Do you wonder how and who invented Paragliding? I have 🙂 Here is a short summary of how Paragliding came about, with a number of resources and references below if you wish to read more.
1965 – David Barish, widely thought to be the father of Paragliding
Paragliding’s origins can be traced back to Da Vinci’s parachute drawings during the Renaissance as well as to the modifications to the parachutes of the WWII era. However, it is widely understood that the probable inventor of the airfoil paraglider is David Barish who made “sail wings” to recover safely NASA space capsules in the mid-60’s.
He made a number of scale down prototypes that he used to try out himself to test their viability. His designs were never used for their intended purpose as NASA favoured an alternative design.
However, he got, so excited by his invention that he took to the US ski slopes to demonstrate his newly find “slope soaring” sport, throughout the summer of 1965.
1978 – Jean-Claude BETEMPS and the first “Parachute de Pente” flight
On the 25th of June 1978, members of the Parachute club d’Anemasse (Haute-savoie, France) decide to experiment launching with their parachutes from the Perthuiset mountain in Mieussy.
Jean-Claude Bétemps launched first to slope land shortly after, followed by André Bohn who did a top-to-bottom, landing in the valley football pitch.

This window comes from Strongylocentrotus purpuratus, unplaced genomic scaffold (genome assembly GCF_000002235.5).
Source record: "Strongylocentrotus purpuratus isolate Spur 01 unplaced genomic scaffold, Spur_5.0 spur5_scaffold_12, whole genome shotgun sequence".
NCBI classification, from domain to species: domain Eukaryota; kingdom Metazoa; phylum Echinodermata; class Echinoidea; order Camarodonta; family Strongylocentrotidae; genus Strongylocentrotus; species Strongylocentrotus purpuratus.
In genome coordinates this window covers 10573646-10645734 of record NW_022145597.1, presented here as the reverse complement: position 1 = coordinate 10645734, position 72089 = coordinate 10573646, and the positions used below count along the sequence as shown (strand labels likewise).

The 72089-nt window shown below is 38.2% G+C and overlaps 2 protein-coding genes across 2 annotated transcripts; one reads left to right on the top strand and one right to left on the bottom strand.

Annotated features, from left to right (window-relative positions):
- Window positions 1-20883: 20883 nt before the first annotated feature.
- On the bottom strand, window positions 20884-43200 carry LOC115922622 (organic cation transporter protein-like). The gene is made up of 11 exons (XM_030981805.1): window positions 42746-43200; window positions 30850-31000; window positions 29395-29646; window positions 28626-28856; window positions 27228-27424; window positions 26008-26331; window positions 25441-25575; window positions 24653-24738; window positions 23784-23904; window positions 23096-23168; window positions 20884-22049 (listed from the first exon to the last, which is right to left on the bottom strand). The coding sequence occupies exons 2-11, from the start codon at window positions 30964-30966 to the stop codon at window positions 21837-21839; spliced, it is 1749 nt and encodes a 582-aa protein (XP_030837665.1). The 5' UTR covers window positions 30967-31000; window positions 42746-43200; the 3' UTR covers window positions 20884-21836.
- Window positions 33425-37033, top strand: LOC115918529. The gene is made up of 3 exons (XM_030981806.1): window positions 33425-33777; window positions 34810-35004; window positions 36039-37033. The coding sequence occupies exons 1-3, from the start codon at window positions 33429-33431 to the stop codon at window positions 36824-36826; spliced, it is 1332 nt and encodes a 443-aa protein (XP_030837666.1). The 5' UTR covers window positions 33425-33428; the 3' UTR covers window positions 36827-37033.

This is understood to be the first Paragliding flights.
“Parapente” (“Paraglider” in French) is the contraction of “Parachute de pente” or “Slope Parachute”.
On the 5th of May 1979, the first Paragliding club is created in Anemasse, “Les Choucas”.
1985 – La Randonneuse – the first manufactured paragliding wing for sale
Laurent de Kalbermatten, a swiss hanggliding champion, invents the first wing made specifically for Paragliding in 1985, “La Randonneuse”. He founds the company “Ailes de K” to manufacture it industrially.
The rest, as they say, is history…
These photos and the stories going with them should inspire admiration and respect to the pilots who actually flew these contraptions (AKA death traps) and by trial, error, and good fortitude, lived long enough to develop better, safer, gliders. We all owe them all an immense amount of gratitude for their tenacity, perseverance, and more than just a hint of recklessness.
UPDATE: Reddit user and pilot _Piratical_ has kindly shared this gem of a video from 1987 to finish the collection. So 80’s! Already, pre-flight checks were a very important stage as the narrator goes to great length explaining! Enjoy
Sources and references can be find below – Thank you!